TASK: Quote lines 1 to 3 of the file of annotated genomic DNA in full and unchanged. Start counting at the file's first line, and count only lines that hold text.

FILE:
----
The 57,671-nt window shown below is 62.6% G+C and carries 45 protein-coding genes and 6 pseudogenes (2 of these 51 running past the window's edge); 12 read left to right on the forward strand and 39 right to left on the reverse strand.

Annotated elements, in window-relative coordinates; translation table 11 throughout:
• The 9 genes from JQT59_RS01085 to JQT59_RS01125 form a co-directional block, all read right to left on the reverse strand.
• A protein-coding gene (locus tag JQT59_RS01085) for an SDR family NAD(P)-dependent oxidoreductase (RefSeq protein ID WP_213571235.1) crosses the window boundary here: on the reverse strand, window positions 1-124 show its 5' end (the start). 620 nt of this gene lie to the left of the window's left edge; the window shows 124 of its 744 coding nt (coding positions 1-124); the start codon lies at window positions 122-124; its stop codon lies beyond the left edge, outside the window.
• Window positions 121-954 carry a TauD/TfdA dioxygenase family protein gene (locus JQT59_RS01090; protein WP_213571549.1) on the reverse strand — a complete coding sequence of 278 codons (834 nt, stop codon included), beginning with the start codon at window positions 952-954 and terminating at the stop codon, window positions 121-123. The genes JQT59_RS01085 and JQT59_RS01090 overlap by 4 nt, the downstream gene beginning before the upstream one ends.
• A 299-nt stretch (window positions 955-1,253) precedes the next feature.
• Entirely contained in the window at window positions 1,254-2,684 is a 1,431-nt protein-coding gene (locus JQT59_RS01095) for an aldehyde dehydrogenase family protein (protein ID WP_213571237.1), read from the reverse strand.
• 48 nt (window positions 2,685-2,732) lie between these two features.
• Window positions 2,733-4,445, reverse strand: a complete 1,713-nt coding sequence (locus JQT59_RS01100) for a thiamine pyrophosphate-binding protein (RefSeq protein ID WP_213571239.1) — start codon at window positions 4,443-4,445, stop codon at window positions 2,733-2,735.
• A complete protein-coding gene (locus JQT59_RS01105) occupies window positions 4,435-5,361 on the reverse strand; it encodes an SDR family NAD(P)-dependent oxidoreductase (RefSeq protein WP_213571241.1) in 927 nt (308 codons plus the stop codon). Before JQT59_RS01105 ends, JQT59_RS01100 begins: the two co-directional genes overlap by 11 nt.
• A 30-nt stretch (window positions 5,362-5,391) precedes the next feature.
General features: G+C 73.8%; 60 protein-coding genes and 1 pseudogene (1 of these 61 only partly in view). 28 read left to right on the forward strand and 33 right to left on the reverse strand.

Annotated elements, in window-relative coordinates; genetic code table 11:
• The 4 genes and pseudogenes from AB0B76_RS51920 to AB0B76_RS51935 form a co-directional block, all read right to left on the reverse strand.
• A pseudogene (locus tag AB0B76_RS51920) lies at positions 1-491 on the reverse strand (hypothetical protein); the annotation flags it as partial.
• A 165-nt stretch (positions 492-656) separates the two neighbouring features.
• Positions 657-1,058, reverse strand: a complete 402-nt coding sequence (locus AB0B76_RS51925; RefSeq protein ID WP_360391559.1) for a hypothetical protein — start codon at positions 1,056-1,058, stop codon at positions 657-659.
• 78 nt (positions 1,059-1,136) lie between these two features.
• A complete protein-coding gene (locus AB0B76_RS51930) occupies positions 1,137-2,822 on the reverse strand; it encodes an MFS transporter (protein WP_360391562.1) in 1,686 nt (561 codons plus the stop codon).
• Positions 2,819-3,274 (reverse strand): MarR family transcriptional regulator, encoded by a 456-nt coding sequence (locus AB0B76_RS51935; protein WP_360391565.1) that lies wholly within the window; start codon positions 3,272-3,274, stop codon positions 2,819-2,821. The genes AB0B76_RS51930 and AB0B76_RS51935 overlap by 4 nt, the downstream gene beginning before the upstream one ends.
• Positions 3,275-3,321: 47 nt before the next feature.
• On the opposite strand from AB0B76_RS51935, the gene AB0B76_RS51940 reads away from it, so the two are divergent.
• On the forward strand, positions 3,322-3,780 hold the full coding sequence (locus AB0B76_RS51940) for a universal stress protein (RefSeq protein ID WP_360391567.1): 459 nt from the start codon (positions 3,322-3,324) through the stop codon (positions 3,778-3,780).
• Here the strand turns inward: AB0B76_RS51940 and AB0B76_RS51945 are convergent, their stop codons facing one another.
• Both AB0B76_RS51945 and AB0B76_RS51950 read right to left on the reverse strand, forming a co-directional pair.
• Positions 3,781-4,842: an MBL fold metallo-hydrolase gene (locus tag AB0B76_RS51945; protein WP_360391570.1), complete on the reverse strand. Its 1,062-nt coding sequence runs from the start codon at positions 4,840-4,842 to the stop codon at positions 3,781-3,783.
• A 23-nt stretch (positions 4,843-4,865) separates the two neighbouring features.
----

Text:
The 57,671-nt window shown below is 62.6% G+C and carries 45 protein-coding genes and 6 pseudogenes (2 of these 51 running past the window's edge); 12 read left to right on the forward strand and 39 right to left on the reverse strand.

Annotated elements, in window-relative coordinates; translation table 11 throughout:
• The 9 genes from JQT59_RS01085 to JQT59_RS01125 form a co-directional block, all read right to left on the reverse strand.